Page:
Friday, March 8, 2013

cloth diapering: types of cloth diapers

as a follow up to my post "cloth diapering: the good, the bad, and the ugly" i wanted to share a bit more about the specifics of cloth diapering.

esther hope, at 28 days in a pre-fold diaper (without a cover)


types of cloth diapers

the four main types of cloth diapers are all-in-ones, pocket diapers, fitted diapers and prefolds.  we use fitted diapers and prefolds.

let me define these terms for you, as they probably sound confusing.

all-in-one diapers are the most similar to disposable diapers.  everything is together in one piece: the cover and the absorbent layer, along with snaps or velcro/aplix.  the upside to this is that it makes it easier and quicker when changing a diaper, and babysitters and other caretakers are usually less intimidated by these kinds of diapers, since they are so familiar with what they are used to.  the downside is that they are more expensive, take longer to dry (because they are so thick) and the cover breaks down faster since it has to be washed every time (other covers can be used for a full day or so before being washed.

pocket diapers are similar to all-in-ones, but come in two parts: a liner with a pocket, and absorbent material that goes in the pocket.  more recently there is also a type of diaper called an "all in two"(AI2) which is similar to a pocket diaper, but instead of the absorbent layer going inside in a pocket, it snaps into the liner.  the upside of pocket diapers/AI2's is that they are (like all in ones) easier for babysitters and such to figure out, and make diaper changes go quicker.  also, since the absorbant layer is separate from the cover, they dry quicker.  the downside is that you have to wash the cover every time (although with AI2's you could use the same cover a couple times, if you snap a new liner in) and you have to stuff/snap the diapers together when you get them out of the wash (or right before the diaper change) which adds another step in the process.

most of our diapers are fitted.  with fitted diapers, the absorbent layer is snapped/velcroed directly onto the baby.  it doesn't have a waterproof cover attached, so you have to put on the cover separately.  the up side to these diapers is that you can usually re-use a cover for a day or two before it needs to be washed.  also, fitted diaper systems tend to be a bit less expensive, especially since you can get away with owning just 3-5 or so covers.  these kinds of diapers dry quicker than all-in-ones.  the downside is that it takes a bit longer to change the baby, since you have to put on two layers, and this can be confusing to other caretakers (i have had so many people change our kiddo's diapers who don't realize that the diaper needs a cover, and then a few hours later i discover this when their clothes are soaked).  also, you have to be careful that the diaper is fully tucked under the cover, otherwise the part sticking out will leak and get baby's clothes wet.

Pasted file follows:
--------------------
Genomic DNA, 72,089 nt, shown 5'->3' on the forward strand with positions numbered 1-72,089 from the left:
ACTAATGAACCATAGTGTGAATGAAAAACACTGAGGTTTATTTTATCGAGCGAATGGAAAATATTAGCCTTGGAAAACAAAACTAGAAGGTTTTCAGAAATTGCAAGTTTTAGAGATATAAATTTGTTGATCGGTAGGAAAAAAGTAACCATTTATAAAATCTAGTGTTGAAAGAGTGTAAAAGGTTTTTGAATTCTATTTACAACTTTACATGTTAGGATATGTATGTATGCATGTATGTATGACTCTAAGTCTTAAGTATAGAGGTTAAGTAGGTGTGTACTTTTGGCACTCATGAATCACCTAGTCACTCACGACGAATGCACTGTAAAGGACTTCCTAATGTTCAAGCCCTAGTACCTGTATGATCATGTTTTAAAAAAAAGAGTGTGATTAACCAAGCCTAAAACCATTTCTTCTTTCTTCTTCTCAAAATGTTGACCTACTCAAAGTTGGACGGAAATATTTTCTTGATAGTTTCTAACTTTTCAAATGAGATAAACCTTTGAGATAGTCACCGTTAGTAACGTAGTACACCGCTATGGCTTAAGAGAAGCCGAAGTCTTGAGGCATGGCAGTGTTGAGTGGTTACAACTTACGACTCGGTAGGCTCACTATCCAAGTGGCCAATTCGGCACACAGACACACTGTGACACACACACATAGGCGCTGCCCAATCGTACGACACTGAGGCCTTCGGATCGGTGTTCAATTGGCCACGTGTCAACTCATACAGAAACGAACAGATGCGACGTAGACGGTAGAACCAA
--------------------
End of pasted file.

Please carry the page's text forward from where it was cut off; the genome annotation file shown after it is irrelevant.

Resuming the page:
the last type of cloth diaper are prefolds.  these are the traditional type of diaper that people think of when they think of cloth diapers.  the absorbent layer is a flat cloth that is folded and then pinned or clipped together around the baby (in the above picture, esther is wearing a pre-fold diaper without a cover.  like fitted diapers, these go directly onto the baby and then must be covered with a waterproof cover.  most of the upsides and down sides are similar to those of fitteds but i will add a few more: prefold diapers are by far the quickest to dry, since they are flat.  also, they last longer because there is no fancy stitching to break them down.  a BIG upside is that they are by far the cheapest of all cloth diapering options.  a big downside, however, is that these are probably the most confusing type of diaper for caretakers to figure out, since you have to fold and clip/pin them.  they also take the most time for diaper changes because of this same reason (you get the hang of it pretty quickly, but it still takes a few seconds longer than a fitted diaper).


what type of cloth diapers do you use?

[view the next post in this series here]

1 comment:

  1. I think the Trouten's go the pocket diaper route

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